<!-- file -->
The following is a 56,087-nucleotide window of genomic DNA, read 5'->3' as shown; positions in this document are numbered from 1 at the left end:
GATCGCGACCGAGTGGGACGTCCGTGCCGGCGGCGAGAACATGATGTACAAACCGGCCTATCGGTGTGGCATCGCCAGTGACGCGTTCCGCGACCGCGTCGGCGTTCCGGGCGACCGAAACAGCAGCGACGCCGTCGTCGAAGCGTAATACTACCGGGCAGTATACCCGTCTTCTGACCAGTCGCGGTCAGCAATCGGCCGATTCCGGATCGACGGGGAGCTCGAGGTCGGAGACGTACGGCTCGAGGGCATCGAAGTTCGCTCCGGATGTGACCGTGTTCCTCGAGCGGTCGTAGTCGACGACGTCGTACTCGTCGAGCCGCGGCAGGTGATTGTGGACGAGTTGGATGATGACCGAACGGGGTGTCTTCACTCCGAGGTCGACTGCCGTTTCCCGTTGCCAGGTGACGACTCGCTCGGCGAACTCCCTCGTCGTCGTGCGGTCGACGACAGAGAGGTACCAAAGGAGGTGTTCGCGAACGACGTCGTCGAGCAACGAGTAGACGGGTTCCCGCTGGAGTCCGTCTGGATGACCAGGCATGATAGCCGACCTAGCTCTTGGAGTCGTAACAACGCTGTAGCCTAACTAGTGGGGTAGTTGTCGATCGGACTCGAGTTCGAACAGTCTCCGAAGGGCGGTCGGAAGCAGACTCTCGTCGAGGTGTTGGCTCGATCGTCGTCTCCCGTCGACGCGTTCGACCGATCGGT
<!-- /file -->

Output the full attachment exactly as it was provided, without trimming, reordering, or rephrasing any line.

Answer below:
The following is a 56,087-nucleotide window of genomic DNA, read 5'->3' as shown; positions in this document are numbered from 1 at the left end:
GATCGCGACCGAGTGGGACGTCCGTGCCGGCGGCGAGAACATGATGTACAAACCGGCCTATCGGTGTGGCATCGCCAGTGACGCGTTCCGCGACCGCGTCGGCGTTCCGGGCGACCGAAACAGCAGCGACGCCGTCGTCGAAGCGTAATACTACCGGGCAGTATACCCGTCTTCTGACCAGTCGCGGTCAGCAATCGGCCGATTCCGGATCGACGGGGAGCTCGAGGTCGGAGACGTACGGCTCGAGGGCATCGAAGTTCGCTCCGGATGTGACCGTGTTCCTCGAGCGGTCGTAGTCGACGACGTCGTACTCGTCGAGCCGCGGCAGGTGATTGTGGACGAGTTGGATGATGACCGAACGGGGTGTCTTCACTCCGAGGTCGACTGCCGTTTCCCGTTGCCAGGTGACGACTCGCTCGGCGAACTCCCTCGTCGTCGTGCGGTCGACGACAGAGAGGTACCAAAGGAGGTGTTCGCGAACGACGTCGTCGAGCAACGAGTAGACGGGTTCCCGCTGGAGTCCGTCTGGATGACCAGGCATGATAGCCGACCTAGCTCTTGGAGTCGTAACAACGCTGTAGCCTAACTAGTGGGGTAGTTGTCGATCGGACTCGAGTTCGAACAGTCTCCGAAGGGCGGTCGGAAGCAGACTCTCGTCGAGGTGTTGGCTCGATCGTCGTCTCCCGTCGACGCGTTCGACCGATCGGT